A large Owl gulp that was found just before a sighting of Pere David's Owl in the Baxi area of NW Sichuan. This was our first clue to the presence of a big Owl. looks like there are a set of false teeth mixed up in that mess.
We've just come back from a 10 day trip that took us to Tangjiahe, Wanglang and the Baxi/Ruoergai area. By far the best bird sighted during this trip was the rare Pere David's Owl.
We got our Owl during a late afternoon search for Chinese Grouse. We were birding in the Baxi area, at a site that had given us Grouse last February. However, during this visit, the meadow/forest location turned out to be deadly silent - no Grouse, none of the usual Hares - and then we noticed the mother of all Owl gulps - a ball of hair and bones that obvious came from something big - Eagle or Pere David's Owl. On Cue a couple of Kessler's Thrush started to kick up a racket and Meggie went to take a look. As she investigated a large shape came hurtling between the trees and landed half way up one of the big pines - simply stunning - it was Pere David's!!!!!!!
We managed to follow the bird to three different locations - and although the setting sun didn't make for easy photographic conditions - Meggie was able to get a decent shot of this monster owl.
That wasn't the first contact with this species during the trip - we also got to hear it at Wanglang - but couldn't find the bird. This day we lucked in.
Our best shot of Pere David's Owl - there is debate over whether it's a separate species or an isolated subspecies of Ural Owl. The status of full species would make it China's only endemic Owl.
Another great Owl we managed to find on this last trip - Chinese Tawny Owl. We got this bird at Wanglang Panda Reserve - which is also in N Sichuan. We had been after this bird since our last trip to Wawu - where we twice ran into it, but were unable to get photos. This time we had a new high powered Torch and were able to get the Owl during our first night at Wanglang.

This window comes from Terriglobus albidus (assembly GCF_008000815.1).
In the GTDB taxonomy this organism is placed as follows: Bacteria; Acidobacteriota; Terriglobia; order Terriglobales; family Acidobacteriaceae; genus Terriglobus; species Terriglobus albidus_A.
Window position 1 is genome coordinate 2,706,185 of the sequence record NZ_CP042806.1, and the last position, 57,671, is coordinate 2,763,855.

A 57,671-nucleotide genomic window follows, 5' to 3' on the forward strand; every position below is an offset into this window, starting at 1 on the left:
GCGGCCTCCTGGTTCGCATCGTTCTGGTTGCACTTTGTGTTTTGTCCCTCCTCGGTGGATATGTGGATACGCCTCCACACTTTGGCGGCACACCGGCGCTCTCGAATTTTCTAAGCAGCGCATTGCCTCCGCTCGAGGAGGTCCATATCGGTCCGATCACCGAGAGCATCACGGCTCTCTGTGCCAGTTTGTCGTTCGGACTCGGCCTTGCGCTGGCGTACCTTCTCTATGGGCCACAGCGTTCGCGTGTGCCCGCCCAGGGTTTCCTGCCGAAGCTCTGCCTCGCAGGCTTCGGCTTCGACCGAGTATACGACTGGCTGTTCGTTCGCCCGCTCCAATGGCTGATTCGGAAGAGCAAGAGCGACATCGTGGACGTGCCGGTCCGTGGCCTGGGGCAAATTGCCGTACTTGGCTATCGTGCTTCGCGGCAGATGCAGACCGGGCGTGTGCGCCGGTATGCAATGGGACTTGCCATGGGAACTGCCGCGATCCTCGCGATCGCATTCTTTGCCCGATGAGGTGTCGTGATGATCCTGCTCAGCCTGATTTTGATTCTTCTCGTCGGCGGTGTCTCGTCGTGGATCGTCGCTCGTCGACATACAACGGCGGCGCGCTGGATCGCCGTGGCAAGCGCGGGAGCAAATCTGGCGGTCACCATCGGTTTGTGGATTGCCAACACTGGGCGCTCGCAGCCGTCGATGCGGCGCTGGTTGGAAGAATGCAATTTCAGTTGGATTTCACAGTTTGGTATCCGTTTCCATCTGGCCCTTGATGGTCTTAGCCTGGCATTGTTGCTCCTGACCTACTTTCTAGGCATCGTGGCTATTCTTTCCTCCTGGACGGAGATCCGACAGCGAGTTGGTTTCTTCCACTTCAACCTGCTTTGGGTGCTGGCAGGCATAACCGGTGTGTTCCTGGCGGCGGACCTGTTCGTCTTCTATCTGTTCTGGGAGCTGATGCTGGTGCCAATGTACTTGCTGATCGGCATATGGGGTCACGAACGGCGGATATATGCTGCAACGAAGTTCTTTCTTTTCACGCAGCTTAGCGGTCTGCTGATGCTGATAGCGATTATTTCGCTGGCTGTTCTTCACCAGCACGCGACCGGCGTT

The morning after getting the Pere David's owl we got to the task of looking for Chinese Grouse. These birds inhabit Alpine Forest around the 3000m level - and as can be expected, in Grouse country, winter mornings are often pretty chilly. We found the birds most active when the sun - at around 10am - started to reach into their feeding areas. These birds eat the buds of willow scrub that grows in the forest valleys - its easy to see where they've been at work - and you can actually hear them nipping away at the twigs.
Chinese Grouse is an endangered species - much of its habitat has been destroyed by forestry and farming - but in Sichaun they can still be found in areas such as Baxi and Mengbishan
These nipped-off buds are tell tale signs of Grouse at work. Can't be much fun being a willow tree in this place!!!!
A Grouse photographer dying of hypothermia. Luckily she was able to see a bird or two through those misted specs.
We saw many more interesting species during our trip - but were especially pleased to get a decent shot of one of those that has been rather camera shy in the past - Sooty Tit - seen at one of best sites to find this elusive bird - Wanglang.